Spain Guide


Altea Nightlife

Altea's wealth of bars, street cafes and excellent restaurants mean you will never be short of somewhere to go in the evenings. The bars stay open until the early hours in the summer months or until the last person is ready to leave. No stringent licensing laws here! You'll often find live entertainment in the bars, especially during high season so check for details in the local English language paper, the Costa Blanca News, and look out for advertising posters around the town.

This is not disco land but if the bright city lights and a walk on the wild side are what you (or your teenagers!) are after then big, brash Benidorm is only a 10 minute drive down the road. Here you'll find clubs which accommodate thousands and which throb all night long. Many of them have stunning laser shows and international DJs. Benidorm has everything when it comes to Nightlife from ballroom dancing to raunchy sex shows and a thriving gay scene.

For a good family night out try the Benidorm Palace yes, there are topless dancers but it's all in good taste. You get a first class international cabaret show here, accompanied by a very decent dinner, all for an extremely reasonable price. Local agents in Altea will arrange tickets and transport.Another excellent family night out is the Castillo de Conde de Alfaz, just down the road at Alfas Del Pi. Here you'll be treated to a stunning display of horsemanship and medieval jousting accompanied by a "medieval" meal (i.e no knives and forks!). Round off the evening with a visit to the terrifying "mad monks" dungeon beneath the castle.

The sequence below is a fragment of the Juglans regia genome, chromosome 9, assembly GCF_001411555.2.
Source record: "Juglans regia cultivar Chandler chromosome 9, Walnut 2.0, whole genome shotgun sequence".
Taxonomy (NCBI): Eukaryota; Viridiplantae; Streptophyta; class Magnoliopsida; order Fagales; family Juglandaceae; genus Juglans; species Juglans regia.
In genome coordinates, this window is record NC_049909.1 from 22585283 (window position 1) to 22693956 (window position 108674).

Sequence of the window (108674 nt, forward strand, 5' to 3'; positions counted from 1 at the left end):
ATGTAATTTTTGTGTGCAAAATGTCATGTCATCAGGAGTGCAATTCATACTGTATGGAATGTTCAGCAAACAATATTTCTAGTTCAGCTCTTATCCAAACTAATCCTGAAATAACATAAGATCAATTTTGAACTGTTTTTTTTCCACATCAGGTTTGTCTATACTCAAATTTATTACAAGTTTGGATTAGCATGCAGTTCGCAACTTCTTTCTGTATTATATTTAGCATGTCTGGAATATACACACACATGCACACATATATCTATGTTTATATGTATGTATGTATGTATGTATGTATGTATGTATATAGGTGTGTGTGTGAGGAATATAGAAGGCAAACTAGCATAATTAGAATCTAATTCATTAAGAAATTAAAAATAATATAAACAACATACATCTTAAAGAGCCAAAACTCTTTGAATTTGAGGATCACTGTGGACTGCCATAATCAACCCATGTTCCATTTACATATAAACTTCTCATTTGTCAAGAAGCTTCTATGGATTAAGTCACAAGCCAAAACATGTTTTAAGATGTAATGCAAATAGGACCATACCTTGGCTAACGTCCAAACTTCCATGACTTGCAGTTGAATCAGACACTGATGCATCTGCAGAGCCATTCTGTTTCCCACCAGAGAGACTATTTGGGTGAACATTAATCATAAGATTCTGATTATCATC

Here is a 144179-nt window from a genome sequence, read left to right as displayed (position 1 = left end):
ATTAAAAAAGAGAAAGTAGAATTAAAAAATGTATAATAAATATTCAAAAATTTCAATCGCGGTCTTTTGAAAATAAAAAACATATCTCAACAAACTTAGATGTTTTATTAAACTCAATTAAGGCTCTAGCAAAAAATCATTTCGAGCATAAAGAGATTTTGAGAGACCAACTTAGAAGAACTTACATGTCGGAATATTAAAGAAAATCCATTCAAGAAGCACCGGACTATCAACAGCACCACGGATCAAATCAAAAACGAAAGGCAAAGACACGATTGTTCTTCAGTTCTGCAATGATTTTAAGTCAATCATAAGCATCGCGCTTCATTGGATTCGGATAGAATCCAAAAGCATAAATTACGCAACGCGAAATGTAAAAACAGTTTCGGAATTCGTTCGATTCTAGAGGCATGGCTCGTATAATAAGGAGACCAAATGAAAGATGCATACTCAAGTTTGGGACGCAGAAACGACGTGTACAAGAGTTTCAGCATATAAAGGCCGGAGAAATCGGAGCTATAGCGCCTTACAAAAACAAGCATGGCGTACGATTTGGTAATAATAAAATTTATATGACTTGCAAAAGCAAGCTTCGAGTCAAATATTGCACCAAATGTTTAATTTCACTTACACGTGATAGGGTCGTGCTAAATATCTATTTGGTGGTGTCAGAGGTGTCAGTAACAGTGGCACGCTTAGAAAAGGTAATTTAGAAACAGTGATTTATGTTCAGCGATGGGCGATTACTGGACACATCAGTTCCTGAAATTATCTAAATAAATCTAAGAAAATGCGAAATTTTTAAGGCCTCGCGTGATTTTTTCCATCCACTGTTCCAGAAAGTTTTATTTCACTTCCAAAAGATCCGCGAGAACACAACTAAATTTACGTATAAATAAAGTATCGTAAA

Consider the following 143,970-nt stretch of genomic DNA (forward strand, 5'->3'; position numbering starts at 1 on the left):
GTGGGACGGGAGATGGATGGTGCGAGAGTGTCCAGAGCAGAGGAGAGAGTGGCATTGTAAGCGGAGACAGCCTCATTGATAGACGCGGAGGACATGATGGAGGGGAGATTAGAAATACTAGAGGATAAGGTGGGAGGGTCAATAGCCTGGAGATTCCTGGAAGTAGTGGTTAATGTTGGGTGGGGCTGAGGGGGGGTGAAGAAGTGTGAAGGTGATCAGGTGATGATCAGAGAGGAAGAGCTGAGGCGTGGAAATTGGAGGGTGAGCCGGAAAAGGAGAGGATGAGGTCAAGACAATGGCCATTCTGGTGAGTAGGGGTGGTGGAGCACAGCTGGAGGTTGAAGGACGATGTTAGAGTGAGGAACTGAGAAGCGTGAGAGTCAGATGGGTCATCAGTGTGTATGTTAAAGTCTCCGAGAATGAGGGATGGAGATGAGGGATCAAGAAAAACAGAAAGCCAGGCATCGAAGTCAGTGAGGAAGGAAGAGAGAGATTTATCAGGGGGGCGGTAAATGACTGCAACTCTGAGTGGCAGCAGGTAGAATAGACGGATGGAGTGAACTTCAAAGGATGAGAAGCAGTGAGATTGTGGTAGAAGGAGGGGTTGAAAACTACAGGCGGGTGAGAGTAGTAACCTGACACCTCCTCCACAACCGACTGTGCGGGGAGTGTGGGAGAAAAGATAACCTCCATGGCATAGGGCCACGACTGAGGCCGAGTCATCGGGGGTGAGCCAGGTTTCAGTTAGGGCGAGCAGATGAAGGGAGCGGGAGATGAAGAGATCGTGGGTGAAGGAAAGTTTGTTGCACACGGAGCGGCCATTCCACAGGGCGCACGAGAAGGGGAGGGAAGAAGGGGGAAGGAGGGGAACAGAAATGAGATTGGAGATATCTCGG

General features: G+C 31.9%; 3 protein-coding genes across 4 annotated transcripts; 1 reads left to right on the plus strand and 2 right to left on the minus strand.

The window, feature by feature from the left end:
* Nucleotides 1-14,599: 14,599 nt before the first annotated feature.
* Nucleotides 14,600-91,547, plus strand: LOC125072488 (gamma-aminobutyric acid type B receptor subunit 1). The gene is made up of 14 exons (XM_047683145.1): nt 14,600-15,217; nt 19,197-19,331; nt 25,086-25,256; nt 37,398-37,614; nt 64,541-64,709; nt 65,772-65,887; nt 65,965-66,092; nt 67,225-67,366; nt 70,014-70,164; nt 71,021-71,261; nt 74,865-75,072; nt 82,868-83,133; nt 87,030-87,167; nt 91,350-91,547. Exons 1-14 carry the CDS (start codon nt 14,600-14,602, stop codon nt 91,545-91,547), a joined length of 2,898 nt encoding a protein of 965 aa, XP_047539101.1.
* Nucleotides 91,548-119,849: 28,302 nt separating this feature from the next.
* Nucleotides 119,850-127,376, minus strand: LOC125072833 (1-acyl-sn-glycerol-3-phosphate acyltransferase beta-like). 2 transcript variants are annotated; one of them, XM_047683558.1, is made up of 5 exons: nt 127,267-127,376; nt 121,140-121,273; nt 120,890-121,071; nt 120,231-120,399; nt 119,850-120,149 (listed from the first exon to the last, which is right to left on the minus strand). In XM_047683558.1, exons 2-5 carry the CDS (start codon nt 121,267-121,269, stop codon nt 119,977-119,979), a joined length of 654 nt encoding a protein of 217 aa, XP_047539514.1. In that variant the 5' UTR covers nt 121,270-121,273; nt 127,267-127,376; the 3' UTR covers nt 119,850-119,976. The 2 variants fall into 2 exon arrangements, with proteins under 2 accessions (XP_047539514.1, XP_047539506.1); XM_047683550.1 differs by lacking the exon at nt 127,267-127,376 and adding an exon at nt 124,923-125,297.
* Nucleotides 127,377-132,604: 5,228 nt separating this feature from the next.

The impressive new Palau de Altea offers a variety of cultural evenings and entertainment. Check either there or with the tourist information office (on the seafront esplanade) for details of concerts, ballet, opera, flamenco and other shows.

The tourist office will also be able to provide you with details of any fiestas taking place during your visit. Altea has regular fiestas throughout the year, one of the biggest being the Moors and Christian parades at the end of September. This is a fiesta honouring the Christian battles against the Moorish invaders whose legacy is still very much in evidence throughout this region of Spain. The streets become a riot of colour, bands, processions, parades and, most of all, noise!

If you're visiting in high season, the summer fiestas to look out for are:

  • feast of San Antonio which takes places from June 11th 13th at Cap Blanch
  • the San Juan fiesta on June 24th at El Fornet
  • the feast of San Pedro and la Virgen del Carmen in Calle St Pere
  • the feast of San Jaime at Cap Blanch
  • the feast of Santa Anna held in July in Altea la Vella
  • the feast of San Lorenzo from August 1st 15th at Castell de l'Olla

If it all sounds a bit too sombre and religious for a holiday, worry not. The Spanish really know how to give their saints a great birthday party!